Jul 01, 2020
Tips For Safe, Sane, Healthy, COVID-Free Fourth Of July Celebrations
This news has been received from: cbslocal.com
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DUBLIN (KPIX) — Bay Area Fourth of July celebrations are going to be very different this year due to the pandemic and health experts are concerned about large family gatherings.
In Dublin, Safe and Sane Fireworks are legal, but during a pandemic, it’s not just about the pyrotechnics being safe and legal, it’s about the people watching them staying healthy.
The city has cancelled the annual July 4 parades and nighttime fireworks displays over concerns about spreading coronavirus.
“We have a tremendous spike in COVID-19 right now we are managing that here,” said Sgt. Ray Kelly with the Alameda County Sheriffs Department.
Health officials are concerned the holiday weekend may further exacerbate the problem and we may see a spike in COVID-19 cases two weeks later.
Tim Delaporte was selling Safe and Sane Fireworks as a fundraiser for the Dublin Rotary Club.
“People are getting anxious. They want to get out there they want to do something,” said Delaporte.
Hopefully, they’ll heed the coronavirus health warning posted right outside the fireworks booths.
“Gatherings of no more than 10 people, face coverings and use social media to share your fireworks rather than gathering in person,” reads the warning.
If residents do decide to gather this July 4, health experts advise them to stick to small pods.
For example, a family counts as one pod, and should only mix with pods who have been practicing safe COVID-19 protocols – e.g. wearing masks, social distancing, washing their hands.
Dr. David Witt is a Kaiser epidemiologist. KPIX asked him how to deal with a guest who doesn’t want to wear a mask at your party or forgets to bring one? There is always that one guest who maybe doesn’t bring a mask or social distance, and it makes it a little awkward.
“If you have an extra mask ask them to wear it and if someone isn’t going to do that you have to be prepared to ask them to leave,” said Dr. Witt. “Its more than just social. They will never forgive themselves if they give your pod COVID.”
Safe and Sane Fireworks sales are up this year, according to vendors, which may mean that backyard parties are in the works — with fireworks.
To ensure a truly safe, sane and COVID-free Fourth of July, health experts say it’s a good idea to have a box of masks on hand to wear or share. When it comes to backyard barbecues, they advised guests to bring their own food.
News Source: cbslocal.com
Family demands justice after healthy Black mother dies during emergency C-section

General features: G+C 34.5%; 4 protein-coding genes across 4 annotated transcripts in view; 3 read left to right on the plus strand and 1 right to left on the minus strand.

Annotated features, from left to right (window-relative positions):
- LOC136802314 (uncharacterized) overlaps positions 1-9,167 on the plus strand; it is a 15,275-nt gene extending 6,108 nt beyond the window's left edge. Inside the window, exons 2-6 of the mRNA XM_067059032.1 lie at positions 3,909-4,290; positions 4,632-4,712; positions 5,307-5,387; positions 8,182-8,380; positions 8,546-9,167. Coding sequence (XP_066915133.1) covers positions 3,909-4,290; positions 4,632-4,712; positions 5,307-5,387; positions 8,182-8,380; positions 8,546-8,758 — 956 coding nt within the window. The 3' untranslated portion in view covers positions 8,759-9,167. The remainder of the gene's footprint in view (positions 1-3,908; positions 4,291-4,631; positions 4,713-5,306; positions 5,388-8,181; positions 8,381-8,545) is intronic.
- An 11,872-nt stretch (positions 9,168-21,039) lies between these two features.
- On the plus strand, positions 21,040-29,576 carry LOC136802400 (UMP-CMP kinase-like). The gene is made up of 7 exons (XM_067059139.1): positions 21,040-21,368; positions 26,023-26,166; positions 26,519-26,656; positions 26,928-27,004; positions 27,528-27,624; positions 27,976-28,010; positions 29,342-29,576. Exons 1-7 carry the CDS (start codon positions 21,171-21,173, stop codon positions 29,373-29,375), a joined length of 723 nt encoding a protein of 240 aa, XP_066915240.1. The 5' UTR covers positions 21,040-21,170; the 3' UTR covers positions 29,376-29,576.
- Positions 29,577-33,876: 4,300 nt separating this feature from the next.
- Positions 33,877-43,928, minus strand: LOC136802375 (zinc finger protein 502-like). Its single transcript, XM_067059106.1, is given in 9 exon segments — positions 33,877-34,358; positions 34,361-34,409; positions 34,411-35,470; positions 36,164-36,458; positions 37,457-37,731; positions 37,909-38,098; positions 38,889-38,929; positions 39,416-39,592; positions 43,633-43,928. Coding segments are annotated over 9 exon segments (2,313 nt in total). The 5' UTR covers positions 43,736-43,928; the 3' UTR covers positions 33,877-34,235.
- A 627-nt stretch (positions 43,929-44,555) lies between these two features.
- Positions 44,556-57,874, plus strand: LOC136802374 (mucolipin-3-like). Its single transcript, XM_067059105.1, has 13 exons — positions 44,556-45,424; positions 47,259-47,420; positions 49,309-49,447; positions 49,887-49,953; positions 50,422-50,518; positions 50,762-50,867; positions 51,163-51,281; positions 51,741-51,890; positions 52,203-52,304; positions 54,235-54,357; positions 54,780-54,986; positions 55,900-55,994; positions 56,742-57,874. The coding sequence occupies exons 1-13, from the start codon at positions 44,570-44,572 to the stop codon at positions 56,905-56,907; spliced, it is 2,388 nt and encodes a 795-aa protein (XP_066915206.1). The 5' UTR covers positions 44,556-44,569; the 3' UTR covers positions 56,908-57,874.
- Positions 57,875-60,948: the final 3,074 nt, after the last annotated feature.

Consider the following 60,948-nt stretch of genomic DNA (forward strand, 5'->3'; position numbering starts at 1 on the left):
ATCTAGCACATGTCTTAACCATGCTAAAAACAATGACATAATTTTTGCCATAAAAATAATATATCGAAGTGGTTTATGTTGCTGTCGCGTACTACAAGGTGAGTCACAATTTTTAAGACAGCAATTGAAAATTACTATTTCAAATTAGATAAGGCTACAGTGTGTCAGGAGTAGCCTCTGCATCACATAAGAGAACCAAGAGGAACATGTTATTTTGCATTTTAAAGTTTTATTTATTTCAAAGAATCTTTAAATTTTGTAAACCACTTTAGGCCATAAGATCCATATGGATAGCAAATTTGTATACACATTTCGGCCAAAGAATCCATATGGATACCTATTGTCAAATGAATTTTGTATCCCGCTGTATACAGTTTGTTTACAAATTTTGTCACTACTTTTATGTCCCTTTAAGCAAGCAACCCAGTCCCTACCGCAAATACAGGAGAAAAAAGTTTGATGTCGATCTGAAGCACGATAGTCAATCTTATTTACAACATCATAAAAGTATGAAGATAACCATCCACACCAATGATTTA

NEW YORK -- At age 26, Sha-Asia Washington appeared to be the picture of health in the final stages of her pregnancy.
Yet the young Black woman died during an emergency C-section after receiving an epidural at Woodhull Hospital in Brooklyn, New York, last week.
Family and friends of Washington are now speaking out, pointing to systemic racism as a possible factor in her death.
"She's 26 years old. How does your heart stop at 26? How? She was healthy -- there was nothing wrong with her, her whole pregnancy," said Washington's best friend Jazmin Lopez.
Demonstrators gathered outside the hospital this week with signs that read "Black Births Matter." Even celebrity comedian Amy Schumer posted to social media about the case.
According to the Centers for Disease Control and Prevention, Black women are two to three times more likely to die from pregnancy-related causes than white women.
And according to one study, Black mothers giving birth in New York City are 12 times more likely to die than white mothers.
While "there are many complex drivers of maternal mortality," according to the CDC, data suggest the majority of deaths -- 60% or more -- could have been prevented. The agency says identifying and addressing implicit bias in health care would likely improve health outcomes.
"We need anti-racist medical models of care -- that's it, we need a systemic overhaul," said Chanel Porchia-Albert, a New York City-based reproductive health advocate.
Washington gave birth to a healthy baby girl, Khloe, but her father, Juwan Lopez, and his family are grieving now.
"We just want justice, justice for Khloe, and justice for Sha-Asia, so she can leave a legacy for her baby," said Jose Lopez, the baby's grandfather.
A spokesperson for the hospital released the following statement Thursday:
"NYC Health + Hospitals/Woodhull is committed to the maternal health and welfare of our patients. We are saddened by this death and our condolences go out to the family of the deceased. The City's public health system recognizes the disproportionate increased burden that black and brown patients face during childbirth. We are devoted to understanding the causes, and are committed to addressing this unacceptable disparity."